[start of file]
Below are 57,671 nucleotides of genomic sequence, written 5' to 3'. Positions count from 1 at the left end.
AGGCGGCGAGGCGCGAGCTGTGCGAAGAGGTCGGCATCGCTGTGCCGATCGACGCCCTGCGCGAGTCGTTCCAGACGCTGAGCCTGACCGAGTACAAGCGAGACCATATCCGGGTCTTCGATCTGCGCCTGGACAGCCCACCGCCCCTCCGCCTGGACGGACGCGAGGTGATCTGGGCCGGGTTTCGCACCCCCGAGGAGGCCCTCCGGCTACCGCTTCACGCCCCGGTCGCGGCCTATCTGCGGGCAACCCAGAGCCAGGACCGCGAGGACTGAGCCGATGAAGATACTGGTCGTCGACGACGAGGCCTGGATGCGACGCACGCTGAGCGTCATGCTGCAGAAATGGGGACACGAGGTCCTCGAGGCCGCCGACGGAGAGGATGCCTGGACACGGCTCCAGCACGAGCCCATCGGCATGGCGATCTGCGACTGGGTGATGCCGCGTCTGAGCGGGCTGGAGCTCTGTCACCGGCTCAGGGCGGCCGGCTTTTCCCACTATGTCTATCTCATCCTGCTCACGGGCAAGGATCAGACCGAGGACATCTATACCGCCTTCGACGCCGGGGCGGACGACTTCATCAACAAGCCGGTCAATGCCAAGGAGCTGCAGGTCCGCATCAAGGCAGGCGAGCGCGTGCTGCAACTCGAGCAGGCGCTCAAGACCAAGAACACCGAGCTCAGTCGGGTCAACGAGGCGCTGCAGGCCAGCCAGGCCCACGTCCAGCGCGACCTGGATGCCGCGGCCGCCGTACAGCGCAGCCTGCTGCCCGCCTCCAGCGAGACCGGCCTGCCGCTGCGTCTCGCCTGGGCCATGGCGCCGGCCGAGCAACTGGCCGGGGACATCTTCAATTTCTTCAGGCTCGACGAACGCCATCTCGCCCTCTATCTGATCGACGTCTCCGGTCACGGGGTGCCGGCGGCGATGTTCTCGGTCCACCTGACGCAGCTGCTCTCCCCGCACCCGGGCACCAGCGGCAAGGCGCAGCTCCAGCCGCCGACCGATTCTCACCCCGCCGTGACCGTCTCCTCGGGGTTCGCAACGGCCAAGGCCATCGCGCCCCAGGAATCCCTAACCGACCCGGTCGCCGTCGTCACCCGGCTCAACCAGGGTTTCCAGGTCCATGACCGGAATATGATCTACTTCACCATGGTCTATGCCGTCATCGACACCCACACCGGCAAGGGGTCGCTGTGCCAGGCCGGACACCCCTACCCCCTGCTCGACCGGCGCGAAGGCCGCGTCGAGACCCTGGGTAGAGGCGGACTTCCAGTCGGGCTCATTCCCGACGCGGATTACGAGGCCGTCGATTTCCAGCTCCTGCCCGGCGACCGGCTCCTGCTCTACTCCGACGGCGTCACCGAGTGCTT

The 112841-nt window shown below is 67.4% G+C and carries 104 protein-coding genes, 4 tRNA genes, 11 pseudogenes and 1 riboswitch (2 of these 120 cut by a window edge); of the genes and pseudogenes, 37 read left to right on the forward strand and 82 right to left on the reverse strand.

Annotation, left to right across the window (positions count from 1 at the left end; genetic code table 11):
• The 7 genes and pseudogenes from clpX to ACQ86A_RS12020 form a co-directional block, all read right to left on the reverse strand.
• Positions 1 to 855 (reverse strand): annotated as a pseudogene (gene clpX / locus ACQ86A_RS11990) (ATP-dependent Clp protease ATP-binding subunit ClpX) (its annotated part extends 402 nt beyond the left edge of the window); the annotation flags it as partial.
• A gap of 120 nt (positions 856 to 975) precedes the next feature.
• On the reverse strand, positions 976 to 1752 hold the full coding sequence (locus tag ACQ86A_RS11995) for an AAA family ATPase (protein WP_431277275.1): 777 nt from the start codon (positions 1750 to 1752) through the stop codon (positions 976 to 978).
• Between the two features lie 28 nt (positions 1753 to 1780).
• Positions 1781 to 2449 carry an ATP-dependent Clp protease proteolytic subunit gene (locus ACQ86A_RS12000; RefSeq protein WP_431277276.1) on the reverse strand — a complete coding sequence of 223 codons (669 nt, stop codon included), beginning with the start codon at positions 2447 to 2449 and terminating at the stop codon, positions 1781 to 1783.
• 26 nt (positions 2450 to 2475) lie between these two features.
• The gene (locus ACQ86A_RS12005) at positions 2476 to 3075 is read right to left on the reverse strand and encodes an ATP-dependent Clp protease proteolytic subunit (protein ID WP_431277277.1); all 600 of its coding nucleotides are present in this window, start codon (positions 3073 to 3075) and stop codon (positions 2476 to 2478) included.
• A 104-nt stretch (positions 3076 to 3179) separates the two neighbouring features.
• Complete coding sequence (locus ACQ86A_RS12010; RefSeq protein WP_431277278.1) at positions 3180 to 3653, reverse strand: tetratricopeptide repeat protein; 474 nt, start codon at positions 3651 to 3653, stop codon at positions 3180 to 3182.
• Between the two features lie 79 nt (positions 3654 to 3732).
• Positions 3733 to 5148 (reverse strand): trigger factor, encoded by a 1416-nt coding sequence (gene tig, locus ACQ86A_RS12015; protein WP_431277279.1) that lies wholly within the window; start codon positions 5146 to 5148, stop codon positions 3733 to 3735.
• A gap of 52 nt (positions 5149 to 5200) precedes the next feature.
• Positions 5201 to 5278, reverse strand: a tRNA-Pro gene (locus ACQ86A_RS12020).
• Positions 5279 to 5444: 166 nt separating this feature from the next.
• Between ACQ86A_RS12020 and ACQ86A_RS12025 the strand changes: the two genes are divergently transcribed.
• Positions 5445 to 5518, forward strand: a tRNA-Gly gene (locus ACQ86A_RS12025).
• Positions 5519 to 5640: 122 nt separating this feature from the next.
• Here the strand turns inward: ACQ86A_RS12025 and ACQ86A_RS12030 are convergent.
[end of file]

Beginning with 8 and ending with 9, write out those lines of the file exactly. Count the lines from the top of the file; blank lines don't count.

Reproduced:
• On the reverse strand, positions 976 to 1752 hold the full coding sequence (locus tag ACQ86A_RS11995) for an AAA family ATPase (protein WP_431277275.1): 777 nt from the start codon (positions 1750 to 1752) through the stop codon (positions 976 to 978).
• Between the two features lie 28 nt (positions 1753 to 1780).